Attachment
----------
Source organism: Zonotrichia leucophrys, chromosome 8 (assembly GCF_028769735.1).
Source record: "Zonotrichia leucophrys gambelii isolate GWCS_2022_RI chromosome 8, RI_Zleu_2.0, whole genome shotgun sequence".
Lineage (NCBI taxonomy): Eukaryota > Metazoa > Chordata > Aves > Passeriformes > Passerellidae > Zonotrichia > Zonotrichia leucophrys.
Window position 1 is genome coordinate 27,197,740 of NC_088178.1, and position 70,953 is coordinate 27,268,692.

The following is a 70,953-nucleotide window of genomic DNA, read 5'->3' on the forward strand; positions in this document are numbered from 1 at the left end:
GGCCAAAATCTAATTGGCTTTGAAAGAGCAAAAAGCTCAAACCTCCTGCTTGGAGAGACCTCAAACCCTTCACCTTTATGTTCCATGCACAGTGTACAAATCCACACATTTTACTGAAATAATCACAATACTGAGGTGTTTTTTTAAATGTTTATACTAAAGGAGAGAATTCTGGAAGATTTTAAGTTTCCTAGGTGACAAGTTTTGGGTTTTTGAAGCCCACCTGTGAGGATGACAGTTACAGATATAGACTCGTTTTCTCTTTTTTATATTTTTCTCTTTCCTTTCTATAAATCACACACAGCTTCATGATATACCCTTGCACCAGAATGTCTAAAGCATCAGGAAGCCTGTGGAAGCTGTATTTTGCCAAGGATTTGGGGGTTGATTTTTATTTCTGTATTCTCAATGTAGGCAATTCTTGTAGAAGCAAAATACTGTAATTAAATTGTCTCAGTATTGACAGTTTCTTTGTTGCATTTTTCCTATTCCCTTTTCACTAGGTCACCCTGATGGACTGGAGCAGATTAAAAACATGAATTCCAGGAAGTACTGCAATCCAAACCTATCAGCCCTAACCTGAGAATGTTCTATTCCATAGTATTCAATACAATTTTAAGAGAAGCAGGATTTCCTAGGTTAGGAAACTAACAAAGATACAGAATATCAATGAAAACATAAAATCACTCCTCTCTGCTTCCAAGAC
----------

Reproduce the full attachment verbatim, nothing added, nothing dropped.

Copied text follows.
Source organism: Zonotrichia leucophrys, chromosome 8 (assembly GCF_028769735.1).
Source record: "Zonotrichia leucophrys gambelii isolate GWCS_2022_RI chromosome 8, RI_Zleu_2.0, whole genome shotgun sequence".
Lineage (NCBI taxonomy): Eukaryota > Metazoa > Chordata > Aves > Passeriformes > Passerellidae > Zonotrichia > Zonotrichia leucophrys.
Window position 1 is genome coordinate 27,197,740 of NC_088178.1, and position 70,953 is coordinate 27,268,692.

The following is a 70,953-nucleotide window of genomic DNA, read 5'->3' on the forward strand; positions in this document are numbered from 1 at the left end:
GGCCAAAATCTAATTGGCTTTGAAAGAGCAAAAAGCTCAAACCTCCTGCTTGGAGAGACCTCAAACCCTTCACCTTTATGTTCCATGCACAGTGTACAAATCCACACATTTTACTGAAATAATCACAATACTGAGGTGTTTTTTTAAATGTTTATACTAAAGGAGAGAATTCTGGAAGATTTTAAGTTTCCTAGGTGACAAGTTTTGGGTTTTTGAAGCCCACCTGTGAGGATGACAGTTACAGATATAGACTCGTTTTCTCTTTTTTATATTTTTCTCTTTCCTTTCTATAAATCACACACAGCTTCATGATATACCCTTGCACCAGAATGTCTAAAGCATCAGGAAGCCTGTGGAAGCTGTATTTTGCCAAGGATTTGGGGGTTGATTTTTATTTCTGTATTCTCAATGTAGGCAATTCTTGTAGAAGCAAAATACTGTAATTAAATTGTCTCAGTATTGACAGTTTCTTTGTTGCATTTTTCCTATTCCCTTTTCACTAGGTCACCCTGATGGACTGGAGCAGATTAAAAACATGAATTCCAGGAAGTACTGCAATCCAAACCTATCAGCCCTAACCTGAGAATGTTCTATTCCATAGTATTCAATACAATTTTAAGAGAAGCAGGATTTCCTAGGTTAGGAAACTAACAAAGATACAGAATATCAATGAAAACATAAAATCACTCCTCTCTGCTTCCAAGAC